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Life Arts    H3'ed 6/6/11

Bread from the Heart A Hit at Chicago Green Festival

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My guest today is Jacqueline Vasan, proprietor of Bread from the Heart. We met at the recent Green Festival in Chicago. Welcome to OpEdNews, Jacqueline. Can you tell our readers about your business?

at Green Festival, Chicago, May 2011; photo credit: Paul LeVan

Bread from the Heart is my contribution to the local, sustainable living movement.  It seems to me that such a basic, bread, should be pure, nutritious, and, of course, tasty.  I also believe that it is important to teach children about nutrition and give them the opportunity for hands on experience with making food.  I teach kids about grains and flour by using a grain mill attached to a stationary bike to make flour.

Bread from the Heart seeks to work with churches, renting facilities at affordable rates from some churches and distributing freshly baked products through many churches.  Many churches have kitchens that are or can be certified by the health department.  In this way, churches continue to provide services to the neighborhoods in which they are located, provide work to a few individuals and provide local organic breads to the neighbors.  

The ingredients that we use in our products are local as much as possible.  We use Illinois wheat and other grains, eggs, dairy, honey, cheese.  For items that are not locally grown, such as sugar, we work with companies that provide fair wages and sustainable practices.

Because we find that many people suffer with food allergies, we make gluten-free items, paying close attention to individuals' specific allergies.  While one gluten item will work for one person, it will not work for another.

You move around from one facility to another? So, you don't have a permanent location, Jacqueline? Or is this in addition to it?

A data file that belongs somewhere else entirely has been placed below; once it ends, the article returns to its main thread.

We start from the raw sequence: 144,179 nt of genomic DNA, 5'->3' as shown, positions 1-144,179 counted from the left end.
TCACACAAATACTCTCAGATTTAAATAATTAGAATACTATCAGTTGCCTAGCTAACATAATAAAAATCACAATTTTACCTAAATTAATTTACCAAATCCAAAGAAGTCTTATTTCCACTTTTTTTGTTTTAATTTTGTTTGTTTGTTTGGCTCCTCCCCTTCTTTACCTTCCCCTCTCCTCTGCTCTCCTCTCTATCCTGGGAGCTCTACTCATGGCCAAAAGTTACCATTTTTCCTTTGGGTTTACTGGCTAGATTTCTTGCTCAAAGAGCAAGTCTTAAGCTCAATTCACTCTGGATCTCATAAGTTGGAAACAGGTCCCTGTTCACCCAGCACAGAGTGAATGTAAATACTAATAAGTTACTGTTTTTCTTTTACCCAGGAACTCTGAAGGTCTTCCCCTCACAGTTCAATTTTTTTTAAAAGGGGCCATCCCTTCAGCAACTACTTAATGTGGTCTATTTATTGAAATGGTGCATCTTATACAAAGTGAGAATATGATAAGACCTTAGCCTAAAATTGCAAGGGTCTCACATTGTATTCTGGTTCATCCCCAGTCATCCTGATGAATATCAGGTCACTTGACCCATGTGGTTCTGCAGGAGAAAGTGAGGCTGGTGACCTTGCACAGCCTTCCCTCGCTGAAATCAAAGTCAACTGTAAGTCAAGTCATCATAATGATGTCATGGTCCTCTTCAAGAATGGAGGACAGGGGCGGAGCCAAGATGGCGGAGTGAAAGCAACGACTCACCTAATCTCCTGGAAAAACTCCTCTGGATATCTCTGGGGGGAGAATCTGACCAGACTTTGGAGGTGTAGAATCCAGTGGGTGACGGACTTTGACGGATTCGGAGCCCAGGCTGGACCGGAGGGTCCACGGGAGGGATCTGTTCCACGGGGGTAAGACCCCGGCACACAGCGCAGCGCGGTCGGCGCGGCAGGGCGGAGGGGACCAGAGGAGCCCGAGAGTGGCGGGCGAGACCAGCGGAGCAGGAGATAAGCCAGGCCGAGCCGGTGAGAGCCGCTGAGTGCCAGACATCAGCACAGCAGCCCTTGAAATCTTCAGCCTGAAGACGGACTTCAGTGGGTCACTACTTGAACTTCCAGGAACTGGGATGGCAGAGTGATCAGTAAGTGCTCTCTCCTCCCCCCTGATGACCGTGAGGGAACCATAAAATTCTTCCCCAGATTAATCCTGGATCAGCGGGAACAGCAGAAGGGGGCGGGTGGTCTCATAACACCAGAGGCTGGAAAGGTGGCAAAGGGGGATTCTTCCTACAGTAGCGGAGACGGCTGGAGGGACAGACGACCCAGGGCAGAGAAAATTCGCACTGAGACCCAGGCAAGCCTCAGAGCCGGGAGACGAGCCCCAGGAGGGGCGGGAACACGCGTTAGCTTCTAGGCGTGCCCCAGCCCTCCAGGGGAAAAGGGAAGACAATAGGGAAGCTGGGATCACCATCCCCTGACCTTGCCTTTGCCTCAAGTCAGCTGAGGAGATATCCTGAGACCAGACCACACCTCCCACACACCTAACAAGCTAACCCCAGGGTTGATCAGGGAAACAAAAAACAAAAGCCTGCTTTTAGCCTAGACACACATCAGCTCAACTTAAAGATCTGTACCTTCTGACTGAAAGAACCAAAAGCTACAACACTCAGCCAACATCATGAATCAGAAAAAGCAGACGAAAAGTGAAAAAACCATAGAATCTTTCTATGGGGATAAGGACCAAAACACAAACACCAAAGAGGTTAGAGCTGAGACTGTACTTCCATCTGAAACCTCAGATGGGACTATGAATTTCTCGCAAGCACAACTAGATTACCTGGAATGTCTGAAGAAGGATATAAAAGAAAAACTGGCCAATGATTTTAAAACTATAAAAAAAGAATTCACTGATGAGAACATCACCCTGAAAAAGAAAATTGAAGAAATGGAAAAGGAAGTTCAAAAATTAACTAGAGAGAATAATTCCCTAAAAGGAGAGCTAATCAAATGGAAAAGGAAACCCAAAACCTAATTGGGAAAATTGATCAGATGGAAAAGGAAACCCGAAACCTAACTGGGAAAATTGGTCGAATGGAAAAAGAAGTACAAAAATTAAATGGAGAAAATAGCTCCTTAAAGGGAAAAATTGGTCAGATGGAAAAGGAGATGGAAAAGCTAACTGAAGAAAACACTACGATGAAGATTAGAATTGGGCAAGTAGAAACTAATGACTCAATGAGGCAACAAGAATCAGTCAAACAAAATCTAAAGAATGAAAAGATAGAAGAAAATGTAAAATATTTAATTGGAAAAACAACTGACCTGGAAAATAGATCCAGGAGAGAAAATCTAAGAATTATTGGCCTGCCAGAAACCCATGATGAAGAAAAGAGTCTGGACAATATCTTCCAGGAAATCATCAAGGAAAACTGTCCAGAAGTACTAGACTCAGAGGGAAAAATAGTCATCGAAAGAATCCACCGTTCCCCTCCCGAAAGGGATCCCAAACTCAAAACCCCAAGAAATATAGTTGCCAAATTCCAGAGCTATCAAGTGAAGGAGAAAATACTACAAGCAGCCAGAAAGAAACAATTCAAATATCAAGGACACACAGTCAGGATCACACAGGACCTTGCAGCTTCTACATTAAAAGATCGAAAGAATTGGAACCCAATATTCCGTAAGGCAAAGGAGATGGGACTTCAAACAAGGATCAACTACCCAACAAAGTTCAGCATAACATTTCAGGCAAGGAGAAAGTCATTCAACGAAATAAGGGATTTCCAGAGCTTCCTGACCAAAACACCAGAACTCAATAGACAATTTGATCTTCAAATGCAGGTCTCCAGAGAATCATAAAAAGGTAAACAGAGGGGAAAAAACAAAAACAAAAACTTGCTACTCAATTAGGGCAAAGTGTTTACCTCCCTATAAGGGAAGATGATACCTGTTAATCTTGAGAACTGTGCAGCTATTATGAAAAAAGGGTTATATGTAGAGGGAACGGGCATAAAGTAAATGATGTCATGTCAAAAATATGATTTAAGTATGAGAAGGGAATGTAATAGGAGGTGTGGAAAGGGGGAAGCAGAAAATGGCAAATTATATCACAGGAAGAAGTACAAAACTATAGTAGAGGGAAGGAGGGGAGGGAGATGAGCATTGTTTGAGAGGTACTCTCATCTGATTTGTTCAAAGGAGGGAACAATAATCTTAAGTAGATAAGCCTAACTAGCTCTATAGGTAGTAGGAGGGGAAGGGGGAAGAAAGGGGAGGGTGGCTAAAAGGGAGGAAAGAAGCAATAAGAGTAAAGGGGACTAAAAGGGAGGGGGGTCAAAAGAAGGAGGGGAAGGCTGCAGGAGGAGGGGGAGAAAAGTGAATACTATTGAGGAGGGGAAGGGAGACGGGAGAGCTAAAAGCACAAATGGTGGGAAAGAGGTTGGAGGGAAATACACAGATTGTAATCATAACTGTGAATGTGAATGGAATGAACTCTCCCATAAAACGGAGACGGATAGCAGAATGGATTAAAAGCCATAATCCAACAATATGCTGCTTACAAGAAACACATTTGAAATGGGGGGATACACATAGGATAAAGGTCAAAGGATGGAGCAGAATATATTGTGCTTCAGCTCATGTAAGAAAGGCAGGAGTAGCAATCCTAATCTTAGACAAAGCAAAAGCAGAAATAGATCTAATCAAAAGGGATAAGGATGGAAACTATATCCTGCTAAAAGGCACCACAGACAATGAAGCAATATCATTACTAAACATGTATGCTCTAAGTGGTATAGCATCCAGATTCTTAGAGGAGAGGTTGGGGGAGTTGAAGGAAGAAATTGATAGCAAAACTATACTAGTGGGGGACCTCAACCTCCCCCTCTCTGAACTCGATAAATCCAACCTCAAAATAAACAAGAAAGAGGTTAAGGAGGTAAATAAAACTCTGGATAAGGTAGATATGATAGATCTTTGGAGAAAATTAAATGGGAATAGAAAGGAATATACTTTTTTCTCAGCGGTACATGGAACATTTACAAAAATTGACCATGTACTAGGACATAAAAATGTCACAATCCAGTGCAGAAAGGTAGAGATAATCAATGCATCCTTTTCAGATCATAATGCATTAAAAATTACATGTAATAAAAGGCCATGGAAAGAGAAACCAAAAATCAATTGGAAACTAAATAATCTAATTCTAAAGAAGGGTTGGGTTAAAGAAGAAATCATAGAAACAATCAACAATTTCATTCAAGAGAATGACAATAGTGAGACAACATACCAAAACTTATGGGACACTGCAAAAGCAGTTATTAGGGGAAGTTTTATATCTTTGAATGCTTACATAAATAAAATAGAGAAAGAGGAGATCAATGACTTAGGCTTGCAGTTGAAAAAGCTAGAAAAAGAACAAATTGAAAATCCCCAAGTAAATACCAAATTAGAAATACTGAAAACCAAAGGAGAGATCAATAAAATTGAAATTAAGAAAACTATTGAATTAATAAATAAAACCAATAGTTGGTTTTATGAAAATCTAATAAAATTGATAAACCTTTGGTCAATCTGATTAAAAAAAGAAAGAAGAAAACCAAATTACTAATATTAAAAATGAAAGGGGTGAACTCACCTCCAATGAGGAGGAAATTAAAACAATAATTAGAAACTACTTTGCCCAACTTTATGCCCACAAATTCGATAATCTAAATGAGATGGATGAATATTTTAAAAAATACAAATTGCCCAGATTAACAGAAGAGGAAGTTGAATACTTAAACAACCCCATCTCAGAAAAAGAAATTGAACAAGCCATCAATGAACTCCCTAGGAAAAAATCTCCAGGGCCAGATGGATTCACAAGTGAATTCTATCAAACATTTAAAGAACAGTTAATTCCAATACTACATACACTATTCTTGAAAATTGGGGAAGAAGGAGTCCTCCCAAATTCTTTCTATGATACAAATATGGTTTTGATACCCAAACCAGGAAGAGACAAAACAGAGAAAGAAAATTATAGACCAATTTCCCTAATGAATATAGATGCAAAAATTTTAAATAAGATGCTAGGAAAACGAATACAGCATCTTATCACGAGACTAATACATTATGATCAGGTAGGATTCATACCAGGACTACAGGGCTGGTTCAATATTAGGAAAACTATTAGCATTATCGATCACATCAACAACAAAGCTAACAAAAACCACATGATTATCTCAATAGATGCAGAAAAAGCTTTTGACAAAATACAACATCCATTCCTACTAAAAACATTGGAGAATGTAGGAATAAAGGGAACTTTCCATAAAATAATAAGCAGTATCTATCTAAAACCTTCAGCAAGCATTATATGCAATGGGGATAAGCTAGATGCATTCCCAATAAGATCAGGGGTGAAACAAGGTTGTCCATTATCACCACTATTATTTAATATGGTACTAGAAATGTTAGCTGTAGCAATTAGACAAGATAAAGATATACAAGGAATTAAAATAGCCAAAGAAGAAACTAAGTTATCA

I have a permanent location at 82 Woodside Road in Riverside, IL.  This is the kitchen of Riverside United Methodist Church.  I rent this facility at a very affordable price.  In addition, I have the moral support and encouragement of the members of the congregation and the trustees and minister of the church.

My goal is to have similar agreements with a few churches, so that different types of bread can be baked in different locations at the same time.  Gluten free bread, especially, is best made in a facility that uses gluten free ingredients exclusively. For many people with gluten allergies, cross-contamination is a real problem.

Thanks for clarifying. How did you get interested in baking in the first place, Jacqueline?

whole wheat bread; photo credit: Smitha Vasan

Everyone in my family bakes.  I find it easy and easy to teach. I also have become very interested in nutrition and the effects of additives in food. Baking allows me to preach the gospel of good food: Nutrition that is delicious.

I sampled Bread from the Heart at the Green Festival and it was, indeed, quite delicious. Do you want to expand a bit on your comment about food additives?